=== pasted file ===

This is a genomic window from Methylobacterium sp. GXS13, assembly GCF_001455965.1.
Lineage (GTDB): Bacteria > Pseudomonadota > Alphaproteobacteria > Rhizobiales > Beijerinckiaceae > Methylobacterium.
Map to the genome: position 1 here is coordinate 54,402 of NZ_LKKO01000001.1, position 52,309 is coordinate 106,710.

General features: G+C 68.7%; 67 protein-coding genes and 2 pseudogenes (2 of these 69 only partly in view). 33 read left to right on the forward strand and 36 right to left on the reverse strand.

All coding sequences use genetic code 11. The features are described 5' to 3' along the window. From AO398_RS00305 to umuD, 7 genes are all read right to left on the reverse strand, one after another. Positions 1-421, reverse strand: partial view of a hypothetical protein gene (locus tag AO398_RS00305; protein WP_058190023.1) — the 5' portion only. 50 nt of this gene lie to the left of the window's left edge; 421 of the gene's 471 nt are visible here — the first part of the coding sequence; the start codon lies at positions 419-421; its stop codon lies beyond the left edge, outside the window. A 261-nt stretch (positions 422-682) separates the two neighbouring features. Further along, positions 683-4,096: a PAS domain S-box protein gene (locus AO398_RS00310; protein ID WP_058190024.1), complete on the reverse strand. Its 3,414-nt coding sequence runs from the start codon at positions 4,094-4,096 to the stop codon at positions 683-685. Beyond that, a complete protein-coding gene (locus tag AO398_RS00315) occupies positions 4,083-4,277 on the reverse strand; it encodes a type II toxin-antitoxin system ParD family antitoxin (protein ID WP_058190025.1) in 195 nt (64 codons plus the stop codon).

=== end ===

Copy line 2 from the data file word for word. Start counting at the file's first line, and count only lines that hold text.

Lineage (GTDB): Bacteria > Pseudomonadota > Alphaproteobacteria > Rhizobiales > Beijerinckiaceae > Methylobacterium.